Google today announced "Buzz", their attempt to merge the worlds of social computing with e-mail. Buzz adds social tracking features to your in-box, allowing you to see the social activity of your contacts. So what's not to like?
I think the biggest issue with Buzz is its reliance on Gmail. Google makes the assumption that your e-mail contacts are your buddies, but that's not necessarily the case. I've got a lot of folks in my in-box who are business or casual acquaintances, or whom are on mailing lists that I'm on, and who aren't friends I'd want to follow. The people I want to follow are all in my Facebook account, but Google doesn't yet connect to Facebook. If there's a "killer app" that will move people from Facebook to Google, I don't see it. Buzz may have some use as another social computing channel, but at this point I don't see it replacing Facebook (or even LinkedIn).
Where Buzz, I think, has the greatest appeal is in creating a social community within companies using Gmail or Google apps as their corporate messaging environment. Buzz just fired a shot across the bow of all the social computing software or service vendors targeting SMBs. If you are already paying for a corporate Gmail service, you just got a whole suite of social tools as well.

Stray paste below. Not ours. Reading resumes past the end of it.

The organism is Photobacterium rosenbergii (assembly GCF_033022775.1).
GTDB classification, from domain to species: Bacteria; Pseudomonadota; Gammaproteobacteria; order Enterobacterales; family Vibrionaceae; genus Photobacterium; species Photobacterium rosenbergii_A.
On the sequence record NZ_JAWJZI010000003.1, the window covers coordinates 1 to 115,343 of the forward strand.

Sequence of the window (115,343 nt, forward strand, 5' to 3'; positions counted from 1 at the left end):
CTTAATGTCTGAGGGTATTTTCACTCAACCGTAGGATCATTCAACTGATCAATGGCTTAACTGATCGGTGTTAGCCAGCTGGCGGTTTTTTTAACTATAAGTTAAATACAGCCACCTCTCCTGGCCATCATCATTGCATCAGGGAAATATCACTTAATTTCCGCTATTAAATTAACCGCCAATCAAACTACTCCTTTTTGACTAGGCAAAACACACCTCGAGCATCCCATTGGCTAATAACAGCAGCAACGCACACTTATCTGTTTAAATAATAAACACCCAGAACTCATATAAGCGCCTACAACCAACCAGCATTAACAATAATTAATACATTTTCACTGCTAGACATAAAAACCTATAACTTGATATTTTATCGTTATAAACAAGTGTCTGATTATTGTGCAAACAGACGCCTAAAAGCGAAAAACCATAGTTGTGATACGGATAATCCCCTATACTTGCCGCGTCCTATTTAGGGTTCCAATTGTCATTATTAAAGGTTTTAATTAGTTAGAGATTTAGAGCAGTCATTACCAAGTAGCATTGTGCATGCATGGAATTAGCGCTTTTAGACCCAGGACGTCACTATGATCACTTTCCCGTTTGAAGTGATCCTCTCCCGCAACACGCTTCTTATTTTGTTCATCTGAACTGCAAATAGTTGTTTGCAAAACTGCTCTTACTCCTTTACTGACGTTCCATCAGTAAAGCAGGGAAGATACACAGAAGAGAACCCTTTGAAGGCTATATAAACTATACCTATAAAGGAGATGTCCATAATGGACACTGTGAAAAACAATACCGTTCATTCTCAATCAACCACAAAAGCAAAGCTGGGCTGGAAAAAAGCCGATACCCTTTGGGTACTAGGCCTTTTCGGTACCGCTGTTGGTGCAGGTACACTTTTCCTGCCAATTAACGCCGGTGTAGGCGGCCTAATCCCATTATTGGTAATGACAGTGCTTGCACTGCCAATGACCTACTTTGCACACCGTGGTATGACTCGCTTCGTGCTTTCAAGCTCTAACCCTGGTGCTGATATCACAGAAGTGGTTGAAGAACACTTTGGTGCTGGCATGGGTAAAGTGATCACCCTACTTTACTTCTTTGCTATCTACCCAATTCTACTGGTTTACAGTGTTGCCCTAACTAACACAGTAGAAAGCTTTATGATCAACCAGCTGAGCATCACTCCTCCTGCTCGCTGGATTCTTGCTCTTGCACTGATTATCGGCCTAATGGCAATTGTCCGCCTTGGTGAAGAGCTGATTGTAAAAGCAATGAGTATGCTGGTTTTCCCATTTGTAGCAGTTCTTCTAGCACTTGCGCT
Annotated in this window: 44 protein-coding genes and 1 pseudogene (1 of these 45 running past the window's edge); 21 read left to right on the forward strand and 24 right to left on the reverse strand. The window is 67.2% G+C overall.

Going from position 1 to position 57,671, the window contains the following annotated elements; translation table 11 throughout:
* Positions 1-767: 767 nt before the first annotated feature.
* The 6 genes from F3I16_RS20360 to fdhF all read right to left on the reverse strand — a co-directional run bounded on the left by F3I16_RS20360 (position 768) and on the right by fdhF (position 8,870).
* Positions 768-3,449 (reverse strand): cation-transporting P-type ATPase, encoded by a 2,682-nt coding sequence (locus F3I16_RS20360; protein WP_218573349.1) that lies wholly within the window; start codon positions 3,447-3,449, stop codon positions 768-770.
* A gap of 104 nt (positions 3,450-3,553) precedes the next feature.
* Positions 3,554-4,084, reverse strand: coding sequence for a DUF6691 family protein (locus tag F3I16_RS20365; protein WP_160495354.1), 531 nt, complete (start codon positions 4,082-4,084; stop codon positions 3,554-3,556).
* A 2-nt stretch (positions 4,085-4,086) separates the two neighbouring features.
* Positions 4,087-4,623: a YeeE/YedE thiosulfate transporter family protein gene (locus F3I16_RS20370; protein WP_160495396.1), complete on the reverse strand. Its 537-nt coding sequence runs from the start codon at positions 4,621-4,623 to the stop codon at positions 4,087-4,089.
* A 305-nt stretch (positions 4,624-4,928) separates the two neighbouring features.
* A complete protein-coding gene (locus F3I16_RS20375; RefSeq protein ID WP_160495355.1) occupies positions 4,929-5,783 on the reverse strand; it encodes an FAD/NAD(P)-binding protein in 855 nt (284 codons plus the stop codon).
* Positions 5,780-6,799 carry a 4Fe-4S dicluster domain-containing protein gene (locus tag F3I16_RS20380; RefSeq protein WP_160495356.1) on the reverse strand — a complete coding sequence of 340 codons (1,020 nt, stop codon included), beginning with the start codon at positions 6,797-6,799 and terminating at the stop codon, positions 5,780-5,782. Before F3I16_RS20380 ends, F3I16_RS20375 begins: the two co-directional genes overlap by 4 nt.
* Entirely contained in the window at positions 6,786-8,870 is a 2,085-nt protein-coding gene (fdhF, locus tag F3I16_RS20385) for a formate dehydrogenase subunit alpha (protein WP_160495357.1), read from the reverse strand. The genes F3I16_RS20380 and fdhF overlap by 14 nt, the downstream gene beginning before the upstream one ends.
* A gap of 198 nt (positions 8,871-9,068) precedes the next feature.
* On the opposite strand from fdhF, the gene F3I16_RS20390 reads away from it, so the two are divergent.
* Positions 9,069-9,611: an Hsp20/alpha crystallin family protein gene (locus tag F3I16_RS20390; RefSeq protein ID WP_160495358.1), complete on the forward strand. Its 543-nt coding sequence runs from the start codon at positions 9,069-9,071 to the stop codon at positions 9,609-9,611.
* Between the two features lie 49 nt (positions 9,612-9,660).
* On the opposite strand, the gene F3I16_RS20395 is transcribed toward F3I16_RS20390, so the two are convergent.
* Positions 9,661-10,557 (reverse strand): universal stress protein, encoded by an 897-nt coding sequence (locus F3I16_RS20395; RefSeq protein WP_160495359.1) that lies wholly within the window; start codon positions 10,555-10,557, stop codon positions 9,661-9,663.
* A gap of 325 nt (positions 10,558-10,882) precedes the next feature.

There is one other problem, it doesn't work. At this point I don't see the "Buzz" link in my Gmail in-box, and from following various twitter comments, neither do many others.
5 Top Federal Initiatives For 2015As InformationWeek Government readers were busy firming up their fiscal year 2015 budgets, we asked them to rate more than 30 IT initiatives in terms of importance and current leadership focus. No surprise, among more than 30 options, security is No. 1. After that, things get less predictable.
InformationWeek Tech Digest, Nov. 10, 2014Just 30% of respondents to our new survey say their companies are very or extremely effective at identifying critical data and analyzing it to make decisions, down from 42% in 2013. What gives?